Wow. It’s almost as if the makers of Godzilla: Singular point read the minds of every person who was pissed by the lack of rampant, Kaiju action in the Netflix Godzilla trilogy and decided to fast track some monster mania, stat. I’m being sarcastic of course as mind reading capabilities are utterly unnecessary thanks to the deafening scream of the internet, but even a fool would realise that to not take advantage of Toho’s sizable Kaiju community as soon as possible would be a mistake as huge as one of Godzilla’s morning turds. So it’s with great relief that I settled down to watch the second episode of Netflix’s anime series and was instantly presented with a smackdown betwixt a heavily redesigned Rodan and the gawky figure of cult favourite robot Jet Jaguar, a character that hasn’t seen any major action since 1973! But was it worth it?
As Haberu and Mei converse about various theories about the rules of mythical creatures, Yun and Gorõ have to contend with a pterodactyl-like creature named Rodan who has rudely decided to crash a town festival. Luckily, the reason two members of the Otaki Factory is to show off Gorõ’s passion project, a gaudily coloured mecha by the name of Jet Jaguar and while the young Yun strives to save kids from the Kaiju’s snapping beak, the old man excitedly hops into his creation in order to whup some ass.
After a brief scrap that sees Jaguar lose an arm and Gorõ lose consciousness, Yun manages to reboot the robot that manages to ward Rodan off – however, not long after taking flight, the fierce flapper suddenly plummets back to earth, dead as a dodo.
In the aftermath, our characters start trying to figure out what in earth was going on. Yun realizes that Rodan’s roar generated strange radio waves that match that mysterious signal they’d discovered an episode ago, while Mei brainstorms with high pitched A.I. Pelops II, who posts her notes on extra dimensional lifeforms in order to get her an audience with Professor Li. However, the most alarming theories comes from Gorõ who believes an ancient prophecy that suggests Rodan’s appearance and the discovery of other, equally dead Rodans, is only the start of more such attacks, with an old painting depicting a huge, spined monster rising from the sea.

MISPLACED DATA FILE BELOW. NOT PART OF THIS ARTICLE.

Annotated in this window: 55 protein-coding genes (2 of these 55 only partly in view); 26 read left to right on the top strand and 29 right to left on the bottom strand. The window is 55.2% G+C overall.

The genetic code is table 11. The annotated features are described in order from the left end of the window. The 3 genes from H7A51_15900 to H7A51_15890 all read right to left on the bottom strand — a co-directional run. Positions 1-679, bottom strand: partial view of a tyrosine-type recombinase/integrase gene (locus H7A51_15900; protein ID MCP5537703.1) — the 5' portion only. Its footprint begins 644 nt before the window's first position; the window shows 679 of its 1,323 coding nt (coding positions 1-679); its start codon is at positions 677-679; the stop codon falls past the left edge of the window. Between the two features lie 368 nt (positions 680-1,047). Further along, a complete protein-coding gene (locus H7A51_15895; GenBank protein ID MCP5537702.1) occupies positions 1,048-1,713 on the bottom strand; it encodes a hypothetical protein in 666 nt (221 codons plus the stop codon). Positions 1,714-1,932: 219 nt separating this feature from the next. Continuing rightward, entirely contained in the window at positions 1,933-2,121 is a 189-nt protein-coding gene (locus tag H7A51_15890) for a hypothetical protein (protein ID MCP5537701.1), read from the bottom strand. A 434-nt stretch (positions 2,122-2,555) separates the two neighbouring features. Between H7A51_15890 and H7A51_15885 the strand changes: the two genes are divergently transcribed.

Further highlighting this point, fishermen stare in awe as dozens of Rodans rise from an inexplicably crimson ocean and head towards land.
Anyone who’s read any of the multiple Godzilla titles from comic company IDW will know that the most satisfying aspect of playing in the Toho sandbox is that you can mix and match the various creatures as they get bashed together like a kid playing with action figures. Thus the second the episode starts with a showdown between the Otaki Factory’s Jet Jaguar and a marauding Rodan and while both characters are far smaller than we’re used to, it’s still a fun, highly energetic brawl that’s vibrantly colourful and beautifully animated. In fact, here seems to be a good place to mention that the Kaiju redesigns are the work of former Studio Gibli animator Eiji Yamamori and while Rodan’s radical new facelift takes a little getting used to for an old G-fan like myself, I have to admit, the clunky look of Jet Jaguar is a cool reimagining for an original design that reached cult proportions thanks to being really freakin’ silly.
However, outside of the rock ’em, sock ’em robot fighting a flying lizard, we find Singular Point falling into the same trap that’s blighted many a Kaiju project – uninteresting humans. While I totally understand the Singular Point is taking a more experimentally scientific look at the world of city stomping monsters with its cast of super-smart youngsters, you feel that the theory-heavy dialogue is overwhelming the characters somewhat, leaving them feeling stilted and unrelatable as they whitter on. Because of this, almost all the characters are noticably lacking any warmth or depth and instead are just walking exposition dumps, dropping a ton of complicated jibber jabber at a moment’s notice even if it has nothing to do with the overall plot. If our core trio of Haberu, Yun and Mai come across as walking ot ciphers, the supporting cast fate slightly better – but even then, Satõ’s conspiracy speak and Gorõ’s ranting just swap out science-talk for their own particular brand of rambling. Even a new character, Otaki Factory’s goth employee, Satomi Otaki, merely pops up to further elaborate on Gorõ’s belief in a monster-laden prophecy.
I understand that the running time is tight and chances for exposition will be rare once the monster cast rapidly expands, but I’d still rather the characters sound more like average smart people than Stephen Hawking on a snort of cocaine.
Thankfully, the visuals are far more relatable and warm thanks to animation studios Bones and Orange, who keeps things bright and clear and who even throw in the odd easter egg, such as a reference to The Beast From 20,000 Fathoms flashing up on Mai’s computer screen while Pelops II unleashes – you guessed it – yet more exposition on us.
However, after two solid episodes, I’d already rank the anime show over of anime trilogy any say of the week. Let’s just hope the characters eventually become as well-formed as the action.